Temperature-dependent structure and function of group A streptococcal M proteins

University dissertation from Tommy Cedervall, Nobelvägen 60F, 214 33 MALMÖ, Sweden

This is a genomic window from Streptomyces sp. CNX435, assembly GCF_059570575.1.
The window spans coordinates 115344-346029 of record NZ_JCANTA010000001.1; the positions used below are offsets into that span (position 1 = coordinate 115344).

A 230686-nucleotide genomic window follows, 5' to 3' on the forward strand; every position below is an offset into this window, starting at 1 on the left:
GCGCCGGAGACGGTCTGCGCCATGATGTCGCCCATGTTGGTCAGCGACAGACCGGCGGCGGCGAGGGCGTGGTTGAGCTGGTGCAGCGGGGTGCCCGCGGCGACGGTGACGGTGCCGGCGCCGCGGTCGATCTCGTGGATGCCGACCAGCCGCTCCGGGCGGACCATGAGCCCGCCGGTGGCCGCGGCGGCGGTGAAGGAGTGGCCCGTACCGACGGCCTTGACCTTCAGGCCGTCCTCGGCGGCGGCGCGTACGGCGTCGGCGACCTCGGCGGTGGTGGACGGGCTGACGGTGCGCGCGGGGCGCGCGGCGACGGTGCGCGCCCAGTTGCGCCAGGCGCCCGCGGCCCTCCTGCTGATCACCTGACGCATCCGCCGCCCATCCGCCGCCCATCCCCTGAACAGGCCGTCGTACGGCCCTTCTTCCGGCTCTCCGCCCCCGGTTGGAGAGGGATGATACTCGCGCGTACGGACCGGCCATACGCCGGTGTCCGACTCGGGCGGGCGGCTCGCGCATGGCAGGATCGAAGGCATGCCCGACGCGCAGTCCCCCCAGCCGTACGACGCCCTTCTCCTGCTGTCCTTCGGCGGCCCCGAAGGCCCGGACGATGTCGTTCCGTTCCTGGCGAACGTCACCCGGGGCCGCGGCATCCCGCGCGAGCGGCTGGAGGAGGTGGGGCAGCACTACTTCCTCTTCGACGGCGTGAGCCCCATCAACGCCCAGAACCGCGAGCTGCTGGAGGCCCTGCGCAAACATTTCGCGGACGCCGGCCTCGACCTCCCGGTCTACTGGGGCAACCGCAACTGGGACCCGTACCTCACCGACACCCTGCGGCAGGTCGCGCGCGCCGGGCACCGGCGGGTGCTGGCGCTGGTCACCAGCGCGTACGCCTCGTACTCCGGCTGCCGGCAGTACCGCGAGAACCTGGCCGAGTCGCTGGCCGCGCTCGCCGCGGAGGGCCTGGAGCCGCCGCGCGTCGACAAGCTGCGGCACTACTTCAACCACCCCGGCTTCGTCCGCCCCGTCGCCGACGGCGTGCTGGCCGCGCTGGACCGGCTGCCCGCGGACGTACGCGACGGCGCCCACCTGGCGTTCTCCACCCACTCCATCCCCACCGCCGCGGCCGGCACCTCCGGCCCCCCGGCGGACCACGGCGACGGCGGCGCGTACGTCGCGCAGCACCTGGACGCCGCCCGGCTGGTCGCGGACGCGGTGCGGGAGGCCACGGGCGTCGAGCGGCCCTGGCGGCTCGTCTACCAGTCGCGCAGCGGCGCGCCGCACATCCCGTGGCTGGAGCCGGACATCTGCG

Abstract: Temperature-dependent structure and function of group A streptococcal M proteins.This thesis describes the temperature-dependent structure of the members in the group A streptococcal M protein family. M proteins are cell-surface proteins that are important for the bacterial virulence and bind to a diverse set of human plasma proteins. The proteins are dimeric coiled-coil molecules, but temperature unstable, i.e. at 37°C the isolated proteins are monomeric molecules and to a great extent unfolded. It was shown that the Ig-binding by group A streptococcal strains was weaker at 37°C than 20°C. The Ig-binding by isolated M proteins and M-like proteins was, likewise, weaker at 37°C than 20°C. In contrast, the fibrinogen-binding by bacteria was equally strong at 20°C and 37°C, while the fibrinogen-binding by isolated protein was temperature-dependent. The M protein can be divided into class A and C proteins depending on whether centrally located repeats are A- or C-repeats. The coiled-coil structure of a fibrinogen-binding class A protein, Mrp4, was found to be temperature stable with strong fibrinogen-binding also at 37°C. The class A proteins have a higher percentage of hydrophobic amino acids in residues constituting the hydrophobic core in coiled-coil proteins than class C proteins. This disparity was suggested to explain the different temperature stabilities in class A and C proteins. The temperature stability also varies among class C proteins and higher temperature stability is accompanied by higher percentage hydrophobic amino acids in the hydrophobic core. The unfolding of M proteins indicated one to three structural regions. Furthermore, near-UV circular dichroism studies indicated a lower temperature stability of the N-terminal half of protein H, a class C proteins, compared to the overall helical structure. In opposite, the binding of IgG by protein H stabilised the N-terminal half to a higher extent than the overall helical structure.

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